Yes, poor teachers exist. No, a poor test score doesn’t establish poor teaching. It’s not that simple. A terrible teacher in an $8,000-per-pupil school may obtain higher scores than a wonderful teacher in a $4,000-per-pupil school. Those extra funds impact outcomes by providing smaller classes, fewer leaks in the roof, more and newer instructional materials, and various supports that aren’t available at the other school.
Our current system dissuades the best teachers from teaching in our toughest schools because they will be facilely scapegoated for things outside their control. Pinning everything on the classroom teacher lets policymakers and budget writers off the hook pretty easily. Accountability only falls on teachers, and politicians laugh all the way to re-election.
What does your “child-centered approach” look like, and how does the state make sure that all students learn the fundamentals?
Tom Pauken’s approach is child-centered, with multiple paths to graduation: a math/science path, humanities/fine arts path, and a technical/vocational path. Students get ownership of their education and focus on their strengths instead of adhering to one-size-fits-all mandates from outsiders. Elementaries need a well-rounded curriculum including core classes, arts, physical education, and recess for unstructured play.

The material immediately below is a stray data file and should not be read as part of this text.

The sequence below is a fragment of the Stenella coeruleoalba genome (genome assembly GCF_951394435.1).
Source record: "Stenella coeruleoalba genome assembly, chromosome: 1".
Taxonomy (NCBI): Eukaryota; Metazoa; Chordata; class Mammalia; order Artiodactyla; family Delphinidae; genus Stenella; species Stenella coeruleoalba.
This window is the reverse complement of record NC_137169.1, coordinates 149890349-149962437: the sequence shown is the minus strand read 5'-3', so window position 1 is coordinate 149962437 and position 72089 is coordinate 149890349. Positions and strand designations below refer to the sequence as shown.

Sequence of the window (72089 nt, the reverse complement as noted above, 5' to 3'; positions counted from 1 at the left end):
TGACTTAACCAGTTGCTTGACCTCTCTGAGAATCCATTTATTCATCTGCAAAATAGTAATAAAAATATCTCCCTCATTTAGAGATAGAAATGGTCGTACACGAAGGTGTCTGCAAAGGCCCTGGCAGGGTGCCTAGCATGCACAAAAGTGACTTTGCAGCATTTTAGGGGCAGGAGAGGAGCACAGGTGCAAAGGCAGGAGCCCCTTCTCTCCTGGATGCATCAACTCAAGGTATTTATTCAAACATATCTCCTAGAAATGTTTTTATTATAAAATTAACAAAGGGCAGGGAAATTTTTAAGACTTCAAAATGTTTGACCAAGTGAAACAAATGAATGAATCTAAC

Test advocates pretend a $500 million plan to test every student every year is the only way to monitor learning and that everyone who opposes this bamboozle opposes accountability. But many of us who wish to reform reform support smart testing using sampling techniques at certain grades to save limited instructional time and education dollars.
There are many additional ways to monitor outcomes if Texans will think outside the testing contract straightjacket. Online portfolios, NAEP scores, ACT-PLAN and PSAT scores, grades and passing rates, graduation rates, college-acceptance rates, dropout rates, and student surveys are just a few that come to mind. We can also require all graduates to show they are college-ready by means of college acceptance and/or ACT/SAT scores, or show they’re career-ready by obtaining an industry-recognized vocational certification prior to graduation. This isn’t hard; it just isn’t what lobbyists want to hear.